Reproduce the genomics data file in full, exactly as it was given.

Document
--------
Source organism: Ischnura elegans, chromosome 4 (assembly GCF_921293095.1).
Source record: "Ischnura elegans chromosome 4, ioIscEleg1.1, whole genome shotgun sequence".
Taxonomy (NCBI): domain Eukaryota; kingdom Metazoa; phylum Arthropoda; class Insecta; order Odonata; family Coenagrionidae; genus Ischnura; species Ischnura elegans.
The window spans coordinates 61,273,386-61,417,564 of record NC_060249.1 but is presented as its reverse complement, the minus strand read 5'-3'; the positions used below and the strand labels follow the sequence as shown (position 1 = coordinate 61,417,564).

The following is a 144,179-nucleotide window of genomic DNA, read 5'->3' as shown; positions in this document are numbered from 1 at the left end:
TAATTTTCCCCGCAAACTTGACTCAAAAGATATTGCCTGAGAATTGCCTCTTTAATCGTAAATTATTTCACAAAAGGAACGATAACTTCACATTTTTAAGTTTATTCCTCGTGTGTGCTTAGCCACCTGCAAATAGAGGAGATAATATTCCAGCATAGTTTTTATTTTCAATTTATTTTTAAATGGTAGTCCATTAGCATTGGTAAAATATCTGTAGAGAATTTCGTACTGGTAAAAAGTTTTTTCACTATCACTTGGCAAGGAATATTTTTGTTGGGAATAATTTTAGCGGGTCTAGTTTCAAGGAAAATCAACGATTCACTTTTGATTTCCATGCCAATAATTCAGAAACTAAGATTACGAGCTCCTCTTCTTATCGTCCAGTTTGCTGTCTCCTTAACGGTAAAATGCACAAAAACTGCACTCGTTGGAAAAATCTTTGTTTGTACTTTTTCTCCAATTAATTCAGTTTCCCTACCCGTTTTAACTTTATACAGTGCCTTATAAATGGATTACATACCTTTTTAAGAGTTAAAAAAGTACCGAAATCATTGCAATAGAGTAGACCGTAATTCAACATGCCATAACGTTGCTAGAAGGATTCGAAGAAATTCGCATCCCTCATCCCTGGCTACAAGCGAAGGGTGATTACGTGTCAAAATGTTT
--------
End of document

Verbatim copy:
Source organism: Ischnura elegans, chromosome 4 (assembly GCF_921293095.1).
Source record: "Ischnura elegans chromosome 4, ioIscEleg1.1, whole genome shotgun sequence".
Taxonomy (NCBI): domain Eukaryota; kingdom Metazoa; phylum Arthropoda; class Insecta; order Odonata; family Coenagrionidae; genus Ischnura; species Ischnura elegans.
The window spans coordinates 61,273,386-61,417,564 of record NC_060249.1 but is presented as its reverse complement, the minus strand read 5'-3'; the positions used below and the strand labels follow the sequence as shown (position 1 = coordinate 61,417,564).

The following is a 144,179-nucleotide window of genomic DNA, read 5'->3' as shown; positions in this document are numbered from 1 at the left end:
TAATTTTCCCCGCAAACTTGACTCAAAAGATATTGCCTGAGAATTGCCTCTTTAATCGTAAATTATTTCACAAAAGGAACGATAACTTCACATTTTTAAGTTTATTCCTCGTGTGTGCTTAGCCACCTGCAAATAGAGGAGATAATATTCCAGCATAGTTTTTATTTTCAATTTATTTTTAAATGGTAGTCCATTAGCATTGGTAAAATATCTGTAGAGAATTTCGTACTGGTAAAAAGTTTTTTCACTATCACTTGGCAAGGAATATTTTTGTTGGGAATAATTTTAGCGGGTCTAGTTTCAAGGAAAATCAACGATTCACTTTTGATTTCCATGCCAATAATTCAGAAACTAAGATTACGAGCTCCTCTTCTTATCGTCCAGTTTGCTGTCTCCTTAACGGTAAAATGCACAAAAACTGCACTCGTTGGAAAAATCTTTGTTTGTACTTTTTCTCCAATTAATTCAGTTTCCCTACCCGTTTTAACTTTATACAGTGCCTTATAAATGGATTACATACCTTTTTAAGAGTTAAAAAAGTACCGAAATCATTGCAATAGAGTAGACCGTAATTCAACATGCCATAACGTTGCTAGAAGGATTCGAAGAAATTCGCATCCCTCATCCCTGGCTACAAGCGAAGGGTGATTACGTGTCAAAATGTTT